• Dilos-kcor 29 January 2018 | View comments

  • 29th January 2018 | By David Jolley

    The new shape and organisation of the Guardian has drawn me into reading more attentively. The Saturday Review section has often been whipped away to the Big Green Recycle bin before I even scan it; but the January 20th issue in the new format included an article which caught and held my eyes:

    ‘Made in Accrington’. Jeanette Winterstone gives an appreciation of the town where she grew up and found her early education: ‘Prose A-Z on the shelves of the Accrington public library’, supplemented by lectures and weekend courses at the Mechanics’ Institute.

    There is a photograph of the most ordinary of streets which features an original version of VW Beetle driving away from us, and a double decker coming toward us, while people walk the pavements or linger at shop windows. We know that street because we drove down it on the mission which brought us Tilly, our brindle whippet, from a strong lady who posts letters by morning and walks whippets the rest of her day.

    Professor Winterstone lists Accrington’s finest: cotton mills, engineering works and the Nori brickworks. Accrington Brick is the best you can get. Our house has Accrington Brick for its front wall and the corners. The house is 110 years old and the bricks remain untouched by the time – perfect. She smiles in letting us see that ‘Nori’ is ‘iron’ spelled backwards. Was this a mistake – or a branding brainwave? Surely it has to be the latter.

    ‘The idea that things could be backwards or upside down and still rock-solid appealed to me’.

    Absolutely and it appeals to me too. Something about honest-to-goodness strength in shape and constitution just has to be right despite its modesty. Contrast the nonsense revealed by the collapse of the fantasy world which Carillion had built and the extraordinary story given to me this week of services for people with addiction problems who live in Manchester but have to travel to North Wales if they require inpatient care.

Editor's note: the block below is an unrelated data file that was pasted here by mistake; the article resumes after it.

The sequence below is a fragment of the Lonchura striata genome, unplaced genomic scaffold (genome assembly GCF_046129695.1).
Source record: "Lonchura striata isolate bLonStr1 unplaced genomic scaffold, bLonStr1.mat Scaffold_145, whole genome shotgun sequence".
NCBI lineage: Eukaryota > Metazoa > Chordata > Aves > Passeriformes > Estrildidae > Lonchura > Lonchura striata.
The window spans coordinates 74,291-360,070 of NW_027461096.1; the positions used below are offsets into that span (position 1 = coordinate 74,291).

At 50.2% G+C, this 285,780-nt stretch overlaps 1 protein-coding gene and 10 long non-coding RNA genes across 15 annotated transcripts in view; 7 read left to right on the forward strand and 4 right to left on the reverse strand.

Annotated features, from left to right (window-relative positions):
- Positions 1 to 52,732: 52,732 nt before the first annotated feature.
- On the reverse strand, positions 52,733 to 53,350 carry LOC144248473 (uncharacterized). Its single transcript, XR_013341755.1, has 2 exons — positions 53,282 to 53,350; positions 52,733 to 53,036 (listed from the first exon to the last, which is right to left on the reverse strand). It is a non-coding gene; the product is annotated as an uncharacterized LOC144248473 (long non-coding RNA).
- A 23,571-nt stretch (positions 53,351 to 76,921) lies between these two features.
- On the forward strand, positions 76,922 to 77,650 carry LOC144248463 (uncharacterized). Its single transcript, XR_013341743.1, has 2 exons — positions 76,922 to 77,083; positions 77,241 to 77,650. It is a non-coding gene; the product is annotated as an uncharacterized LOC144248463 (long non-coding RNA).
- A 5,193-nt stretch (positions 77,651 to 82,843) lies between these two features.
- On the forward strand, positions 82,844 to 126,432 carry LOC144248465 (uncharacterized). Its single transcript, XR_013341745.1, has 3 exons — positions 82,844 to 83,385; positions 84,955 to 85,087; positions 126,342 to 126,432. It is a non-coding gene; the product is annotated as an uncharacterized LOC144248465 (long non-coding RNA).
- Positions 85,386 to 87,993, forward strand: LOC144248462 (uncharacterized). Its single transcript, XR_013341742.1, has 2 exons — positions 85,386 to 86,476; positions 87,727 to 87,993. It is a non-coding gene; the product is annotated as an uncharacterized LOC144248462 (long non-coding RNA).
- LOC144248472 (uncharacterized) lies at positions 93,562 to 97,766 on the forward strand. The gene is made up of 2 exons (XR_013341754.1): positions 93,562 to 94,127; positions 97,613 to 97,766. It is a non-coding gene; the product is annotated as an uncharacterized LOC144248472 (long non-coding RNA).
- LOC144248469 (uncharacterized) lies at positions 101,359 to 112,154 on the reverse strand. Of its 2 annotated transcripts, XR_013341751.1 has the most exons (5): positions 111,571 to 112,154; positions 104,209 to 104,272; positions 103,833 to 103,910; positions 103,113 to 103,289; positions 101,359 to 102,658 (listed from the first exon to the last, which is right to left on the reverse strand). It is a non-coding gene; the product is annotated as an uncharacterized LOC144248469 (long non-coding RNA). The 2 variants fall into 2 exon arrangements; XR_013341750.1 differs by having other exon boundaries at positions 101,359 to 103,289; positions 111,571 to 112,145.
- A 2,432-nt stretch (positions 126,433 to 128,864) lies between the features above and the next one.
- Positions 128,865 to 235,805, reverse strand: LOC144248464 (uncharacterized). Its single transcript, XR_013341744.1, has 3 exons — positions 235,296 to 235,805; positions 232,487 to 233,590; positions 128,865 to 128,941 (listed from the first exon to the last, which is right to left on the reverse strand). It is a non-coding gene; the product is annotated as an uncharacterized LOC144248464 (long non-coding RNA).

How on earth did we allow these crazy arrangements? How can we get a grip and return to back sense which will work, be economic and will go on working?

    Nori – Bricks as hard as iron. There used to be an organisation which called itself ‘RATS’ – a self-inflicted putdown for its members who were all STAR performers in comedy, magic, the theatre or films. RATS put on shows to raise money for deserving causes, the stars taking no fees. Great stuff.

    I hear there is talk of changing the name of the specialty of Old Age Psychiatry (OAP – see!). OAPs (Old Age Psychiatrists) have been with us since the specialty was established 1989. The name succeeds various alternatives which were used by individual psychiatrists working with older people, ‘psychogeriatician’ being perhaps the most popular. I do know that some people feel unhappy about being referred to an expert whose title includes the word ‘old’ or ‘geriatric’ – but this is all stigma. Accrington Brick and Professor Winterstone tell us to put a hard face on it and own what’s ours.

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